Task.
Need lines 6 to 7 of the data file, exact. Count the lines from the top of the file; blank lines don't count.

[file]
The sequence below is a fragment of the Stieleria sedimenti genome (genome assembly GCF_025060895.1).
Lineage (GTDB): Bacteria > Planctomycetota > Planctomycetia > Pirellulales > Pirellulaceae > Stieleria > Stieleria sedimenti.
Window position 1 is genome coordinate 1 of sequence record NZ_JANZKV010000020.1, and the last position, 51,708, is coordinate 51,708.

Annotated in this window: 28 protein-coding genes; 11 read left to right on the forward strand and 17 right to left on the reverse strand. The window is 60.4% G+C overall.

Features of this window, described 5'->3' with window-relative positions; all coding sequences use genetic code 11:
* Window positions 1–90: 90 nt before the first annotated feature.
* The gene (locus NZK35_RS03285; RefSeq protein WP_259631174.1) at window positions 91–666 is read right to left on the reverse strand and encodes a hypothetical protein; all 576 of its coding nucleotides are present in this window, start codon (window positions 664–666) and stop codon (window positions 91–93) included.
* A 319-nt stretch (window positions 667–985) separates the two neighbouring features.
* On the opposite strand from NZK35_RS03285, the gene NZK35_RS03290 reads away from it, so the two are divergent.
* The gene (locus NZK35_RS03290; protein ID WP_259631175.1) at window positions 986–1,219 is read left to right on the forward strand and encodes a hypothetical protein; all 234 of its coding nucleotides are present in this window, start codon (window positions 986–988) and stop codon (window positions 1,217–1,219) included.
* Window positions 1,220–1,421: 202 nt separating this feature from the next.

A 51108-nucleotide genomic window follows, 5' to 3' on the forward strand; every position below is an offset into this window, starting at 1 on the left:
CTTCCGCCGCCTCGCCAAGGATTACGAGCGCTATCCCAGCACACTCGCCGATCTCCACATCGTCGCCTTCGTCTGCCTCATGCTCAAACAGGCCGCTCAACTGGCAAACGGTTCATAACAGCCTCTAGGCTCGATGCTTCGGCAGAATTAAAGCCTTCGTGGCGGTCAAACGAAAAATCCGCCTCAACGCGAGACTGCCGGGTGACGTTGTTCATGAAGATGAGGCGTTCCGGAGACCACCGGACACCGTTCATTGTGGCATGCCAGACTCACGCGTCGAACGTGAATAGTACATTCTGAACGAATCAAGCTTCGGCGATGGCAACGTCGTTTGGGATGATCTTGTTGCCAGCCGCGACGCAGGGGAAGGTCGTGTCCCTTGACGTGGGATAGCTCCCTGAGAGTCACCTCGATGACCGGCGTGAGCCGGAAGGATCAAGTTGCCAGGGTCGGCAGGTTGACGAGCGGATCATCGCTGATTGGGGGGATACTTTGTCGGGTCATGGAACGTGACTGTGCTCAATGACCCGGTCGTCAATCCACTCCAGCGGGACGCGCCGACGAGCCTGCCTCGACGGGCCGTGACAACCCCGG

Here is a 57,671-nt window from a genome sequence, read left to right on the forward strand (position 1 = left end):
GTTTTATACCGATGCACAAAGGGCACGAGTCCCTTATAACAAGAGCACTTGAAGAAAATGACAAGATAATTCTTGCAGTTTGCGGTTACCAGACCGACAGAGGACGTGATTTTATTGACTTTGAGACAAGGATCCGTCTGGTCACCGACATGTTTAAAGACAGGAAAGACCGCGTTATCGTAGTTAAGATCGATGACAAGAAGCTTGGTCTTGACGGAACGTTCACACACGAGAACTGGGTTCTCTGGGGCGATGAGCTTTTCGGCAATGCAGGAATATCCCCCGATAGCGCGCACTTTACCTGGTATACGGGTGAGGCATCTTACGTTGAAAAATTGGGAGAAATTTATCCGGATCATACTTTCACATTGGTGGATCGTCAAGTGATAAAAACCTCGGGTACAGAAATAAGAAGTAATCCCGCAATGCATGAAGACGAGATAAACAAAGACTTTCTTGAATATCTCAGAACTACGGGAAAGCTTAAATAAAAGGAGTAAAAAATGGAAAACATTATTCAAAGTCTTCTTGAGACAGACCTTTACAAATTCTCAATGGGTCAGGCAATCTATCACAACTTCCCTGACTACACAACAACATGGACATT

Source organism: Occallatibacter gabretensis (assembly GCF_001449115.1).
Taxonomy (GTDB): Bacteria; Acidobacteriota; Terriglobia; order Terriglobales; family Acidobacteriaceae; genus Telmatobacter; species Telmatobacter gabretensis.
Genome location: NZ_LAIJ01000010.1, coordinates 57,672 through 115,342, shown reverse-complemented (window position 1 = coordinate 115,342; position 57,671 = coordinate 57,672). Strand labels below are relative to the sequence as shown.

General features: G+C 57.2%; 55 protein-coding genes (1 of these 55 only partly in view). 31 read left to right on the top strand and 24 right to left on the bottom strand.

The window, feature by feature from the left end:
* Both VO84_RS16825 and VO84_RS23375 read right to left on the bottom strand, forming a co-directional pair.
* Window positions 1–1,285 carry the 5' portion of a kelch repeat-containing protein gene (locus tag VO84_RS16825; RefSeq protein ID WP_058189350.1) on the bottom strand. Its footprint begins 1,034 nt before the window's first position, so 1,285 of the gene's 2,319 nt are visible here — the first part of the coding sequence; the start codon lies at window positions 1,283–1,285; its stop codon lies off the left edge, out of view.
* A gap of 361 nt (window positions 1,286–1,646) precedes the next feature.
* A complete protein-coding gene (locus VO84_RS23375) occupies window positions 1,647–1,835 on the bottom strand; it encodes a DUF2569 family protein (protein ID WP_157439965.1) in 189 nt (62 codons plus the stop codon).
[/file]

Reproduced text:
* Window positions 1–90: 90 nt before the first annotated feature.
* The gene (locus NZK35_RS03285; RefSeq protein WP_259631174.1) at window positions 91–666 is read right to left on the reverse strand and encodes a hypothetical protein; all 576 of its coding nucleotides are present in this window, start codon (window positions 664–666) and stop codon (window positions 91–93) included.